The fact that Prime Minister Narendra Modi was absent in both Houses of Parliament during the debate on the Citizenship (Amendment) Bill did not go unnoticed and was the subject of much speculation last week. One view was that the Prime Minister wanted home minister Amit Shah to be centrestage during the debate and did not wish to steal his thunder. At the same time, it was a reiteration of Mr Shah’s pre-eminent position in the government and a clear-cut message that the home minister is Mr Modi’s successor. The other view is that while the home minister was left to do the heavy lifting on contentious matters like the abrogation of Article 370 and now the Citizenship (Amendment) Bill, Mr Modi stayed away from the debate as he is positioning himself as a statesman and as a leader far removed from issues which have been criticised abroad. He basically wants to insulate himself from any adverse fallout of the passage of the citizenship bill. This important for Mr Modi as he is constantly seeking global acclaim.
Though the BJP has named Narayan Lal Panchariya as its chief whip in the Rajya Sabha, he has virtually no role during the session. Home minister Amit Shah has instead enlisted the help of C.M. Ramesh, former Telugu Desam member, who joined the BJP a few months ago, in floor management. Mr Shah apparently is in constant touch with Mr Ramesh and often calls him up at the crack of dawn, especially when the Parliament session is on. Mr Ramesh has apparently endeared himself to Mr Shah after he proved to be an invaluable asset, having played a critical role in breaching the Opposition ranks during the debate on the abrogation of Article 370 in the last session. Similarly, Mr Ramesh was seen busy working the phones before the vote on the Citizenship (Amendment) Bill in the Rajya Sabha. His task was to ensure that a number of Opposition members either supported the bill or absented themselves during the vote. He succeeded, as there were several abstentions from the Samajwadi Party, the Nationalist Congress Party, the Congress, and the Trinamul Congress.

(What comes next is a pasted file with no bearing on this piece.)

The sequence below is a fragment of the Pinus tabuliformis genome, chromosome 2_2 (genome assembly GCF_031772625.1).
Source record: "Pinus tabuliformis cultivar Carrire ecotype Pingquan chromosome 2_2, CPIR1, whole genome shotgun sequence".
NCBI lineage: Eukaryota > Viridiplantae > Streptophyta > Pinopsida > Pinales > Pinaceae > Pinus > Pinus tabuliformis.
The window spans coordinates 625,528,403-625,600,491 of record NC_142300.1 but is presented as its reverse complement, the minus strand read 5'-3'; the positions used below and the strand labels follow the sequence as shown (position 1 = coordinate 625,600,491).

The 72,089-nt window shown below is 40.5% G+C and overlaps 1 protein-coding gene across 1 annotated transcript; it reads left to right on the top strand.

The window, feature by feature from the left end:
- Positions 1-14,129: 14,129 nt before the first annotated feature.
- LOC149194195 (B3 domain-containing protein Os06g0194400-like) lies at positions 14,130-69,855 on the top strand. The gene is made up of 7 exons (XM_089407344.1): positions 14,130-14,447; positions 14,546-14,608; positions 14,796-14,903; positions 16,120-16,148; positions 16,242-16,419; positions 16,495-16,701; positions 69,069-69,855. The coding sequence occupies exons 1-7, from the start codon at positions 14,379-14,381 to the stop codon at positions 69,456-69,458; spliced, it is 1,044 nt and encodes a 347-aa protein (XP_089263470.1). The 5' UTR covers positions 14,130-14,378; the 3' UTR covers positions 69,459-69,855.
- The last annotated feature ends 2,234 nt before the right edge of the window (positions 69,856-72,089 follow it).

Worried about the BJP’s defeat in the recent West Bengal bypolls, Prime Minister Narendra Modi called a group of MPs from the state to understand why the party’s graph has dipped, considering it won a record 18 seats in the May Lok Sabha election. The MPs told Mr Modi that the BJP was lagging behind while the Mamata Banerjee-led Trinamul Congress has taken the lead in activating its party cadres and the government machinery in preparation for next year’s Assembly election. They explained that not only does the BJP have a serious leadership problem in West Bengal, it also has no coherent strategy to communicate its position on the National Register of Citizens and the Citizenship (Amendment) Bill. On the other hand, Mamata Banerjee, ably guided by poll strategist Prashant Kishor’s team, has reached down to the village level to explain how these two moves by the Narendra Modi government will hurt the people of West Bengal, thus winning the perception war. However, what they did not tell the Prime Minister is that a large number of BJP workers are now heading to the Trinamool Congress. An MP who attended this meeting remarked they did not convey this to Mr Modi simply because he did not ask them.
Senior Congress leader Motilal Vora, general secretary in charge of administration, keeps a close tab on the number of party office bearers who use the office space allotted to them at the AICC headquarters on Akbar Road. Mr Vora sends his staff around the premises at least thrice a day to check on the occupancy of the offices. A report is prepared and promptly dispatched to Congress president Sonia Gandhi and former party chief Rahul Gandhi. But to little avail, as absenteeism in the party office remains at an all-time high.
Knives are out against K.C. Venugopal, Congress general secretary in-charge of Karnataka and a Rahul Gandhi favourite, ever since the party got a drubbing in the recent bypolls in the state. Though it is a fact that the Congress did not put up much of a fight in these elections, state leaders have been blaming Mr Venugopal for bypassing them in the selection of candidates, which, they said, was highly arbitrary. In fact, one of the meetings before the election even witnessed fireworks as B.K. Hari Prasad and K.H. Muniyappa got into a slanging match with Mr Venugopal over the choice of candidates and the fact that state leaders were not consulted. Consequently, many miffed Congress leaders decided to stay away from the campaign....